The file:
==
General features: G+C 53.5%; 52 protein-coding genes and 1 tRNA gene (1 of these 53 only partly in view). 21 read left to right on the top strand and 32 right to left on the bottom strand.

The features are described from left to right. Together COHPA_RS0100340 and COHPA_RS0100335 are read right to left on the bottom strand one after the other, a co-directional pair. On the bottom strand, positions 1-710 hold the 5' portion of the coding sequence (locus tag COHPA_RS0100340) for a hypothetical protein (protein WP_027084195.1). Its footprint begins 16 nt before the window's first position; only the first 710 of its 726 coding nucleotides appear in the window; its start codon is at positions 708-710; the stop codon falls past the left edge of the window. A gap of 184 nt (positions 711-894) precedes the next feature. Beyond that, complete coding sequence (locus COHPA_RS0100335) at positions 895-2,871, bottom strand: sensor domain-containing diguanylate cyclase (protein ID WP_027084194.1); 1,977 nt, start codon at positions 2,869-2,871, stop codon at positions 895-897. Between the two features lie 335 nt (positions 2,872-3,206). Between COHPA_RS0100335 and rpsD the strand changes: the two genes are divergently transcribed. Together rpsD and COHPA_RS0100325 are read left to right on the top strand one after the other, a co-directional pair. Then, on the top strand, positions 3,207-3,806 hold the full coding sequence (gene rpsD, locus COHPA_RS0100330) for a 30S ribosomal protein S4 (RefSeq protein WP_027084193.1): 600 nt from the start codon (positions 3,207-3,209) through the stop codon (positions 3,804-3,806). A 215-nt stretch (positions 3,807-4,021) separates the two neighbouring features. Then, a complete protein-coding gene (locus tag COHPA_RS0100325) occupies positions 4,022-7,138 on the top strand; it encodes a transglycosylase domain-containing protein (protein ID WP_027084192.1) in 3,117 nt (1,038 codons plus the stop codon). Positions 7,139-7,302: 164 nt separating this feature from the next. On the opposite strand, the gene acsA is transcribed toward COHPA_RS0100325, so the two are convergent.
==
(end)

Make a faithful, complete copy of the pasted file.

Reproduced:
General features: G+C 53.5%; 52 protein-coding genes and 1 tRNA gene (1 of these 53 only partly in view). 21 read left to right on the top strand and 32 right to left on the bottom strand.

The features are described from left to right. Together COHPA_RS0100340 and COHPA_RS0100335 are read right to left on the bottom strand one after the other, a co-directional pair. On the bottom strand, positions 1-710 hold the 5' portion of the coding sequence (locus tag COHPA_RS0100340) for a hypothetical protein (protein WP_027084195.1). Its footprint begins 16 nt before the window's first position; only the first 710 of its 726 coding nucleotides appear in the window; its start codon is at positions 708-710; the stop codon falls past the left edge of the window. A gap of 184 nt (positions 711-894) precedes the next feature. Beyond that, complete coding sequence (locus COHPA_RS0100335) at positions 895-2,871, bottom strand: sensor domain-containing diguanylate cyclase (protein ID WP_027084194.1); 1,977 nt, start codon at positions 2,869-2,871, stop codon at positions 895-897. Between the two features lie 335 nt (positions 2,872-3,206). Between COHPA_RS0100335 and rpsD the strand changes: the two genes are divergently transcribed. Together rpsD and COHPA_RS0100325 are read left to right on the top strand one after the other, a co-directional pair. Then, on the top strand, positions 3,207-3,806 hold the full coding sequence (gene rpsD, locus COHPA_RS0100330) for a 30S ribosomal protein S4 (RefSeq protein WP_027084193.1): 600 nt from the start codon (positions 3,207-3,209) through the stop codon (positions 3,804-3,806). A 215-nt stretch (positions 3,807-4,021) separates the two neighbouring features. Then, a complete protein-coding gene (locus tag COHPA_RS0100325) occupies positions 4,022-7,138 on the top strand; it encodes a transglycosylase domain-containing protein (protein ID WP_027084192.1) in 3,117 nt (1,038 codons plus the stop codon). Positions 7,139-7,302: 164 nt separating this feature from the next. On the opposite strand, the gene acsA is transcribed toward COHPA_RS0100325, so the two are convergent.